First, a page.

Orbital Cyclicity and Astronomical Calibration of the Upper Miocene Continental Succession Cored at the Iharosberény-I Well Site, Western Pannonian Basin, Hungary
Published:January 01, 2004
Marco Sacchi, Pál Müller, 2004. "Orbital Cyclicity and Astronomical Calibration of the Upper Miocene Continental Succession Cored at the Iharosberény-I Well Site, Western Pannonian Basin, Hungary", Cyclostratigraphy: Approaches and Case Histories, Bruno D’Argenio, Alfred G. Fischer, Isabella Premoli Silva, Helmut Weissert, Vittoria Ferreri
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The cyclic Upper Miocene continental succession of the Pannonian basin cored in western Hungary at the Iharosberény-I (Ib-I) well site (1826 m) was calibrated to the Late Miocene astronomical record on the basis of an integrated stratigraphic approach. The study section is represented by a 1350-m-thick shallowing-upward succession consisting of deep lacustrine strata and interbedded turbidites evolving upwards to lake-margin (delta front-foreshore) and delta-plain deposits.
Sedimentary cycles associated with variations of the mean grain size across the cored succession display thickness ranging from 5–6 m to 24–25 m (13 m on average) and show good to excellent correlation with precession cycles (ca. 21 ky) or with the short-eccentricity cycles (ca. 100 ky). Individual lignite layers or clusters and/or organic-rich silt-clay beds often mark minima of the curve of mean grain size in marginal lacustrine and delta-plain facies between 760m and 50 m. Because they correlate with precession minima and insolation maxima, these beds are likely to represent a continental equivalent of sapropels in coeval pelagic successions of the Mediterranean.
The astronomical calibration of the Upper Miocene section cored at the Ib-I well yields accurate ages for individual sedimentary cycles and other stratigraphic events discussed in this study. In terms of sequence stratigraphy, the bacorrelates with a third-order maximum flooding surface (mfs-3) and is dated at 7.455 Ma. The top of the Pannonian stage (cycles 14/15) also correlates with a third-order maximum flooding surface (mfs-2) and is dated at 9.075 Ma. Both mfs-3 and mfs-2 correspond to distinct long-eccentricity maxima. The stratigraphic unit bounded by these surfaces includes four long-eccentricity cycles (1.6 My) and correlates with the Transdanubian stage (or substage) we adopt in this study as a chronostratigraphic unit intermediate between the Pannonian stage sensu stricto and the Pontian stage sensu stricto of the Paratethys (central to eastern Europe and western Asia) regional system.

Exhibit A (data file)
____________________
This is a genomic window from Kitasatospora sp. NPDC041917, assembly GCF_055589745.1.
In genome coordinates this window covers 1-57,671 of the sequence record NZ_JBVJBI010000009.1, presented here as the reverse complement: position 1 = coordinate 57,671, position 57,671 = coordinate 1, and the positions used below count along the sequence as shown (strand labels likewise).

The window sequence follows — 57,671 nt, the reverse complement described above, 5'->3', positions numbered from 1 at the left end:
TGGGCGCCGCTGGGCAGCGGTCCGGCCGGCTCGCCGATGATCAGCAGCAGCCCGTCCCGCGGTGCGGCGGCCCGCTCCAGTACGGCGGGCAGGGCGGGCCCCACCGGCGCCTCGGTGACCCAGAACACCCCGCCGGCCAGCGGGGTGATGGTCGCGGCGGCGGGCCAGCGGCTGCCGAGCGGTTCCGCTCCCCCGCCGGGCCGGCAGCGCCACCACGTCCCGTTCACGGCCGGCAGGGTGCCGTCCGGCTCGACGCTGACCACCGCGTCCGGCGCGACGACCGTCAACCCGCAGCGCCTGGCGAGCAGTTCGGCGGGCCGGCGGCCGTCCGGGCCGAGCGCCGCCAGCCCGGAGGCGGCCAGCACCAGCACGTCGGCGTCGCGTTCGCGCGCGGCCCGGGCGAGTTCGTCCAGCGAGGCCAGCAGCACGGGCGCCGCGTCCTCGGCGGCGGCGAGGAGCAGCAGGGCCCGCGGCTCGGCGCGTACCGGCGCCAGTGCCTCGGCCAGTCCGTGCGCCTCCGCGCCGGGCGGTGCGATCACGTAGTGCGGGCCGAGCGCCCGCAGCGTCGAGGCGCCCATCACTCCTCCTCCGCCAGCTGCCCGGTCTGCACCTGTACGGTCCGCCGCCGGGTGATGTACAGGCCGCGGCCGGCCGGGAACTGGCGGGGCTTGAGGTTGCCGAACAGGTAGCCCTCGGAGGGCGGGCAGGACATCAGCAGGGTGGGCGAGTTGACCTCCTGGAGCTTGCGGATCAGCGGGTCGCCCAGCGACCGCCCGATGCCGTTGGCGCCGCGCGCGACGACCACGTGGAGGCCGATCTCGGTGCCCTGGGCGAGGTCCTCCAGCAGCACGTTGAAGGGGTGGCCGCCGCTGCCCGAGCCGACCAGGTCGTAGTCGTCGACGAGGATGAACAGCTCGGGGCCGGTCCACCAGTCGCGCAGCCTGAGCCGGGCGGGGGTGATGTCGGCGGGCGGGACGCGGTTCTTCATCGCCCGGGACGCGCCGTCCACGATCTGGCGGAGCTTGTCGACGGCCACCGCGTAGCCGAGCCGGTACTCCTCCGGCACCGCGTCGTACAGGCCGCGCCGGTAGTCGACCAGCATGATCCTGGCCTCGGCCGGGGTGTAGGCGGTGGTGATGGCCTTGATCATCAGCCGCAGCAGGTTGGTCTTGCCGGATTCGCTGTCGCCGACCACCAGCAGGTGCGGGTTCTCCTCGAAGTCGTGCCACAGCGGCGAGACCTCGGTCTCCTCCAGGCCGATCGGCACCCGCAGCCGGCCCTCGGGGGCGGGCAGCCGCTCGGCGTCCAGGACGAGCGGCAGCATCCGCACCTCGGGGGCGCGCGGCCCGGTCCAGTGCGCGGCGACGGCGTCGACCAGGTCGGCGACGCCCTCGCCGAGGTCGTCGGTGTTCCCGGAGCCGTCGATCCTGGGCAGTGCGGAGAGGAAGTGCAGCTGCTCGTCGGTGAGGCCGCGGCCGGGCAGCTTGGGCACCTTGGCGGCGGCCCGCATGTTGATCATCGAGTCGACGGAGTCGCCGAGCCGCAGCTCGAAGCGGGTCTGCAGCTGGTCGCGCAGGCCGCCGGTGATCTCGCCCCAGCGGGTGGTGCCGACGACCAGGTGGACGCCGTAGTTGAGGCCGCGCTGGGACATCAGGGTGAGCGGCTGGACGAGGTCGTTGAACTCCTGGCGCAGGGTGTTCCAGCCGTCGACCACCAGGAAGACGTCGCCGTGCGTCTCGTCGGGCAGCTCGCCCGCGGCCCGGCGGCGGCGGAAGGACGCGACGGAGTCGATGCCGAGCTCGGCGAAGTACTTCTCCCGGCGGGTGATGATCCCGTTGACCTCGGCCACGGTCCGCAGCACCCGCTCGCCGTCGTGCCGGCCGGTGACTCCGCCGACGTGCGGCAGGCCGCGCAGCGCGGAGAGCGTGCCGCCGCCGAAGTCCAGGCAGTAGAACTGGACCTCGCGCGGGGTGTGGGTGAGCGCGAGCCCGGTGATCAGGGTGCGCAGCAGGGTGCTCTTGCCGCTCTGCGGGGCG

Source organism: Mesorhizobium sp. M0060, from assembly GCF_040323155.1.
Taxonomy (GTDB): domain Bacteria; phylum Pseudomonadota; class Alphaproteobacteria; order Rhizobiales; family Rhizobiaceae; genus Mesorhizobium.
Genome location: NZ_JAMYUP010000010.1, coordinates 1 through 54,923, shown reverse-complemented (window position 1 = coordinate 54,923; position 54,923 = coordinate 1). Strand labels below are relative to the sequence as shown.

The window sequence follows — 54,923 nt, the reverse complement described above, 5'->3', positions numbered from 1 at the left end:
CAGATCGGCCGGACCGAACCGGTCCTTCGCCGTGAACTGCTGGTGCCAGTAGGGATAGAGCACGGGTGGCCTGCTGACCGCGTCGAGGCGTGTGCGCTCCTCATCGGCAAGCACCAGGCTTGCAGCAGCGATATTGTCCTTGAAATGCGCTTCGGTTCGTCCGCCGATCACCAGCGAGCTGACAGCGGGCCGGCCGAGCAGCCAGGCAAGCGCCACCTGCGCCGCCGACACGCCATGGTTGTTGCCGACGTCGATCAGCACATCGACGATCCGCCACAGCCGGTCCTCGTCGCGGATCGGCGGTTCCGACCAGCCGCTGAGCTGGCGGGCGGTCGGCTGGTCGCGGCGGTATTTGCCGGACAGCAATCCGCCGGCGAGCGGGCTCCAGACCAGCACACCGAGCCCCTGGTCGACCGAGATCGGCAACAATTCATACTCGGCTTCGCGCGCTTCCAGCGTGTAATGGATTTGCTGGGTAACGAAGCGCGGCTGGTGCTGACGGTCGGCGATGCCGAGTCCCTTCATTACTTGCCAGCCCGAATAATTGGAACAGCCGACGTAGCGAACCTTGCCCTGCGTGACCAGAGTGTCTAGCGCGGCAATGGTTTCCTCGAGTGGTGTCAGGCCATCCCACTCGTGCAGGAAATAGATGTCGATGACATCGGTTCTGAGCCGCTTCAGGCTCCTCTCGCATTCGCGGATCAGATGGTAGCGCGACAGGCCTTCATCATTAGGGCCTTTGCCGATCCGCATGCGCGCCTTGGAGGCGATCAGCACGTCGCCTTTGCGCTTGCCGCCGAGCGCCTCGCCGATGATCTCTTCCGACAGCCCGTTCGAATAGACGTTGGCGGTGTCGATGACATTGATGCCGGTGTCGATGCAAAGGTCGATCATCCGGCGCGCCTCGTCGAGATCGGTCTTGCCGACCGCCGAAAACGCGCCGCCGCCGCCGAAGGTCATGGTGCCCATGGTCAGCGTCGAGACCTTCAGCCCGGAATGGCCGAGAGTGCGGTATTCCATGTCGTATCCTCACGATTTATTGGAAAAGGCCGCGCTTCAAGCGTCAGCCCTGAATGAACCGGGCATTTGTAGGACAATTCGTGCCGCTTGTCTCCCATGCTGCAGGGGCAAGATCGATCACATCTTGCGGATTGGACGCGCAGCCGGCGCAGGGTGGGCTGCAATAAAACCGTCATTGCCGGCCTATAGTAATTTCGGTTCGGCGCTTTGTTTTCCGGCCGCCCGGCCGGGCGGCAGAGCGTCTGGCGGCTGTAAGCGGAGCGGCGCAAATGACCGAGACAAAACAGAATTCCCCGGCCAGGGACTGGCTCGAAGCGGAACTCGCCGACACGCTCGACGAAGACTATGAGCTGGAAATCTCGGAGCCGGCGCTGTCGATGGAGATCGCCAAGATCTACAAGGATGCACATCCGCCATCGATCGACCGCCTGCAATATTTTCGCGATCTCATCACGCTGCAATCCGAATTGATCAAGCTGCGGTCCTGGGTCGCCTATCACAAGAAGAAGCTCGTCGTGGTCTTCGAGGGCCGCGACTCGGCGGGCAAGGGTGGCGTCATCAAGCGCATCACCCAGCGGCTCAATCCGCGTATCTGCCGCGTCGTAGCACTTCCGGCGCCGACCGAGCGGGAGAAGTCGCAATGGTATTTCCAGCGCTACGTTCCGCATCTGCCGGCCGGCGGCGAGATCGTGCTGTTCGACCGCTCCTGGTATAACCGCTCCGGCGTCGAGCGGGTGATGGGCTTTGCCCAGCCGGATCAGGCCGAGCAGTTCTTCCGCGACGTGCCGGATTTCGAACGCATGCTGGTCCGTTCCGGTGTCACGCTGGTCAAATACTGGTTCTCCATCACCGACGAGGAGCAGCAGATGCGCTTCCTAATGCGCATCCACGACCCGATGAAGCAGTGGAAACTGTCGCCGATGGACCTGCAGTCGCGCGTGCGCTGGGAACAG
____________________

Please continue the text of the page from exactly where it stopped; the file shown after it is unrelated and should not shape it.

The boundary between mammal zones MN10 and MN11 (Vallesian-Turolian), dated astronomically at 8.75 Ma in Spain, correlates with sequence boundary Pan-2 (cycle 30). The FAD of endemic cardiids Prosodacnomya (gen.) (cycle 54) and Prosodacnomya cf. dainellii (cycle 61) are dated at 8.293 Ma and 8.109 Ma, respectively.
The Tortonian-Messinian boundary, calibrated astronomically and dated at 7.251 Ma on Mediterranean sections, is correlated with our cycle 100.
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Cyclostratigraphy: Approaches and Case Histories
This volume is derived from an SEPM international workshop entitled Multidisciplinary Approach to Cyclostratigraphy, organized by the editors in May 2001 and held in Sorrento (Naples, Italy). In the Introduction we offer a brief history of how concepts of orbital cyclicity and its effects on the Earth evolved, an appraisal of the present state of research, and an overview of the papers in this volume. The main body of the volume consists of the contributed studies. These include a paper on conceptual and pragmatic approaches to stratification cycles by one of the pioneers of cyclostratigraphy, Walther Schwarzacher, who, in the 1940s, discovered the hierarchical expression of orbital cycles in rocks. The other contributions are specific studies of cyclic sequences, extending from the Quaternary back to the Triassic, covering the range from continental deposits to the deep sea, and employing a wide variety of techniques for extracting and processing the information.